TERRE HAUTE —
There’s only one Brett Favre in the NFL.
But in the American workplace, there are lots of Brett Favres. The number of workers staying on the job longer than those of previous generations is growing. This year, an estimated 20 percent of the U.S. labor force is made up of people at least 65 years old, according to U.S. Bureau of Labor Statistics cited by the Denver Post. That’s up from 16.8 percent in 2008, and 15.8 percent in 1985.
Of course, Favre is just 40. (He’ll turn 41 in October.) “A mere pup,” said Martin DeAgostino, associate state director for Indiana AARP. Still, if his National Football League longevity is calculated like dog years, Favre is the George Burns of his profession.
Last week, Favre ended another summer of will-he?-or-won’t-he? by agreeing to return to the Minnesota Vikings this season — his 20th in the NFL. Three other pro quarterbacks played more seasons — George Blanda (26), Earl Morrall (21) and Vinny Testaverde (21). But though Blanda came off the bench to lead the Oakland Raiders in miraculous fashion at age 43 in 1970, most of his last five seasons were spent as a placekicker. Morrall and Testaverde served as fill-ins for younger, injured starters.
Favre, by contrast, put up career-best numbers for Minnesota last season, missing the Super Bowl by one play. Had he made it, Favre would’ve been the oldest man to play quarterback in a Super Bowl, topping John Elway (who was 38) by two years.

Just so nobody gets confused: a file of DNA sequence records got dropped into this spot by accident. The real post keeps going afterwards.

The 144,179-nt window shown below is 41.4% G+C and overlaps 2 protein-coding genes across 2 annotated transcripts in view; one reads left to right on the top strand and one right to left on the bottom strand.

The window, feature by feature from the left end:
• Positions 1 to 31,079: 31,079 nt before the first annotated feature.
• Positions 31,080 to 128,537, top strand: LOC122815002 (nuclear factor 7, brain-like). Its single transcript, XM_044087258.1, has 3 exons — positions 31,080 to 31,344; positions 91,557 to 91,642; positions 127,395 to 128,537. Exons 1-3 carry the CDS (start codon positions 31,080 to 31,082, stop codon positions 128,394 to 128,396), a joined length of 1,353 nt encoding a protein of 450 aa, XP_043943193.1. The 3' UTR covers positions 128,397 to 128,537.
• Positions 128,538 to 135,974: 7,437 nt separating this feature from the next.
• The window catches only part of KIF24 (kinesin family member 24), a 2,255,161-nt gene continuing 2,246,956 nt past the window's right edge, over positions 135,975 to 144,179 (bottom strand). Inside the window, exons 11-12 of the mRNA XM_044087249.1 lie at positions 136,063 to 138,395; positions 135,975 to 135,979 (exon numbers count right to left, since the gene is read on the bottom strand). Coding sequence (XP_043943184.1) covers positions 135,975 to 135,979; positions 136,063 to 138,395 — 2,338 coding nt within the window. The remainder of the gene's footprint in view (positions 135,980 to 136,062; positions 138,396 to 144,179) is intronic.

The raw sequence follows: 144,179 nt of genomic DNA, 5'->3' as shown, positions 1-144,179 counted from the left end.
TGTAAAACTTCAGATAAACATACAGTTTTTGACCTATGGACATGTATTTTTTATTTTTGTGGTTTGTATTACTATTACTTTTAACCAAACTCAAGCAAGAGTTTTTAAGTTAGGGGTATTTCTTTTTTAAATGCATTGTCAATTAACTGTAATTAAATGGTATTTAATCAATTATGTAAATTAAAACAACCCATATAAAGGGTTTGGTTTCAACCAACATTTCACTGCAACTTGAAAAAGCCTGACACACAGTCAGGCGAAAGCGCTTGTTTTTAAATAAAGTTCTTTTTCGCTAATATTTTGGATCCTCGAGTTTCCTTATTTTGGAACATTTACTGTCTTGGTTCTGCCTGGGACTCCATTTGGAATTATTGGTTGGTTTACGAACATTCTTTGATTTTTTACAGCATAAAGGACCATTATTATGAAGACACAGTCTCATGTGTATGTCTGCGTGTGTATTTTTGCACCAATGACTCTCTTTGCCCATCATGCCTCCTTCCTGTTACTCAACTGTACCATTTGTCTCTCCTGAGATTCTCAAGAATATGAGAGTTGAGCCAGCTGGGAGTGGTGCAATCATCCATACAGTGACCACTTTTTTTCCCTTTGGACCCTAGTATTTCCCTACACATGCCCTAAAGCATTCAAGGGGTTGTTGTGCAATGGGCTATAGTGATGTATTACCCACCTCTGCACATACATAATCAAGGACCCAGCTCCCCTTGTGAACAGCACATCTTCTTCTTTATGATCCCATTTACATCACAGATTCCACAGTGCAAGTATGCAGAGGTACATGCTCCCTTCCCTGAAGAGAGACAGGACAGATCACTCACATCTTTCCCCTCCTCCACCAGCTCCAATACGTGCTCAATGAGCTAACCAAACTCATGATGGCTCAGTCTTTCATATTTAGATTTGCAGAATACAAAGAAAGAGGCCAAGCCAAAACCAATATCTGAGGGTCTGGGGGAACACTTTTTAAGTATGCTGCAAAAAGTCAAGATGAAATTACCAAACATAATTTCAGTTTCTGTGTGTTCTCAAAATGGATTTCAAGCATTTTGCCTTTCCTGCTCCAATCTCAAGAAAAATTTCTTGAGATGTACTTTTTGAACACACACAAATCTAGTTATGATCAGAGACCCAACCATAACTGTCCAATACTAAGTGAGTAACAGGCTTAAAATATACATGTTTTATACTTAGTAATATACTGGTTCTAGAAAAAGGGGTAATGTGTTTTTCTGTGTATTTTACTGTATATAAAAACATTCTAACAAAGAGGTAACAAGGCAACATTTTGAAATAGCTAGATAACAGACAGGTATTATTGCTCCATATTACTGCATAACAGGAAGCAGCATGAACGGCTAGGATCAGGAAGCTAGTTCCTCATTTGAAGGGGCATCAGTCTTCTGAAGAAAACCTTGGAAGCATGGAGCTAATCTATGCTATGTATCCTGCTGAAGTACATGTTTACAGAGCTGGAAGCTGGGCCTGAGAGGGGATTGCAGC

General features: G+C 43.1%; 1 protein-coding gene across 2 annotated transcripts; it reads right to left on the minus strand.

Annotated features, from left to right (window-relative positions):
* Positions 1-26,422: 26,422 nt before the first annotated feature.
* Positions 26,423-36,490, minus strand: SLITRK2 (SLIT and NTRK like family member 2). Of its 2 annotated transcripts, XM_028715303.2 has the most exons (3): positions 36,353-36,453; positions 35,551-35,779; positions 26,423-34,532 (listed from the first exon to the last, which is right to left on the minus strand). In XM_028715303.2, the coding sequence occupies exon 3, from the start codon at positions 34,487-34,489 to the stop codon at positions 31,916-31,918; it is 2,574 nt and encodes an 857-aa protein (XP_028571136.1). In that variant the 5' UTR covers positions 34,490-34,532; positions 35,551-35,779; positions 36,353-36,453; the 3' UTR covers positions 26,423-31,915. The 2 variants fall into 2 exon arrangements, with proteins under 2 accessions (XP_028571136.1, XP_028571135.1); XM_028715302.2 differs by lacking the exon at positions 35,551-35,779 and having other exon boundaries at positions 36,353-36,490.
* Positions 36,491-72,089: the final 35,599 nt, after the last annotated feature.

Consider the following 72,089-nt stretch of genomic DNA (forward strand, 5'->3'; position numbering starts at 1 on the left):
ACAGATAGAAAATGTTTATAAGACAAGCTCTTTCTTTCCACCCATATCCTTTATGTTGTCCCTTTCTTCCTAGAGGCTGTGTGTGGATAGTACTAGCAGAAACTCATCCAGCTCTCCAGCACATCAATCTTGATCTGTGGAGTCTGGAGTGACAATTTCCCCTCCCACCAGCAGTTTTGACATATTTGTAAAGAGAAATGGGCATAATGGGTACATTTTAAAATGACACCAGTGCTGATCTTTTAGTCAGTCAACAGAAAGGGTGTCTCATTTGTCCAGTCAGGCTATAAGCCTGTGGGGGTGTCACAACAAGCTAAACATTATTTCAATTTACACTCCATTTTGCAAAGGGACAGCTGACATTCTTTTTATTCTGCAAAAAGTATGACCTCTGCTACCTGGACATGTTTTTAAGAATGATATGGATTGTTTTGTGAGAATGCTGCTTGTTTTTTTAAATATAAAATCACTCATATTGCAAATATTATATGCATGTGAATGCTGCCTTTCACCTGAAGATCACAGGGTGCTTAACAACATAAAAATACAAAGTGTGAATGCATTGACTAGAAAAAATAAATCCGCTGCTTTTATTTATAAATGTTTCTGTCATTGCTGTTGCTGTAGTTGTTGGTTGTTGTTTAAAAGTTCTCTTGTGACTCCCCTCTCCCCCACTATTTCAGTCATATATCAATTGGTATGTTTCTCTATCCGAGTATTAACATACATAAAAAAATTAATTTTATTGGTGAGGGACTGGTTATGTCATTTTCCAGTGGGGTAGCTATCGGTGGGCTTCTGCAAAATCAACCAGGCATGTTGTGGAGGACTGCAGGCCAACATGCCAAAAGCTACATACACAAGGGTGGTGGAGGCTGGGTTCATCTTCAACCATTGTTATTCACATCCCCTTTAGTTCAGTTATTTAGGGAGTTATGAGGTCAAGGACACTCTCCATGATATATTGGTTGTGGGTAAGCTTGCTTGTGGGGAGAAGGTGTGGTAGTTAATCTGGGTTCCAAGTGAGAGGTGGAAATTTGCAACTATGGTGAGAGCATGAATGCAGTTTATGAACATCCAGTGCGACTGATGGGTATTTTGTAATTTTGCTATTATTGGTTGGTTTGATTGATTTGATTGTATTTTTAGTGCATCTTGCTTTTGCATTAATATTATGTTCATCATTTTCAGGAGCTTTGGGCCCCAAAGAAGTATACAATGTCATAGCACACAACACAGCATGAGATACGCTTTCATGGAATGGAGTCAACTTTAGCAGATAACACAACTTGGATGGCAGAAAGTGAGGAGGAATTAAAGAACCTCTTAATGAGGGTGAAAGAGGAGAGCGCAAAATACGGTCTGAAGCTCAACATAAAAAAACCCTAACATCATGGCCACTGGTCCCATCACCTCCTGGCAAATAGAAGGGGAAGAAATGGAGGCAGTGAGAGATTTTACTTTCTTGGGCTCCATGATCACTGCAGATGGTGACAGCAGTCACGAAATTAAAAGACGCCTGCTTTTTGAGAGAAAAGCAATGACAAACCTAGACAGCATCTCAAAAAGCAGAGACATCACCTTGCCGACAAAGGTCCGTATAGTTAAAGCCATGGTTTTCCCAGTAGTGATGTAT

Favre’s announcement last week got mixed reviews. Some think he’s tempting fate, and should’ve gone out on a high note after last season. Others say he’s morphed into a prima donna, by dodging the rigors of summer training camp while he waffled on whether to play, leaving the sweat and preparation to his teammates. But a healthy contingent cheer his gumption and are focused on the bottom line — that this graybeard (literally), who became a grandfather in April, is going to line up behind center for the Minnesota Vikings.
In a way, he represents an expanding group of Americans crashing through traditional age barriers in the workplace and society.
“People want to stay involved. People want to have purpose,” DeAgostino said, “and I think it all relates to our power of choice.”
He was referring to the continued overwhelming influence of the massive baby boom generation — the 76 million Americans born between 1946 and ’64. (Favre misses that demographic by five years.) Any trend that unfolds within its large sector forces society to adapt to its needs and whims.
Take TV viewing, for example. The new median age for network audiences is 51, according to Nielsen Co. statistics cited by The Associated Press. In 1991, it was 37 for ABC, 42 for NBC, 45 for CBS and 29 for Fox. As a result, the networks are uncharacteristically shifting their programming and advertising toward older viewers.
The prison system has been rocked by the graying population, too. The number of state and federal prison inmates 55 and older increased 76 percent from 1999 to 2008, according to the Bureau of Justice Statistics cited by The AP. The rest of the prison population grew just 18 percent. Caring for elderly inmates costs nearly three times that of younger ones, the American Civil Liberties Union says.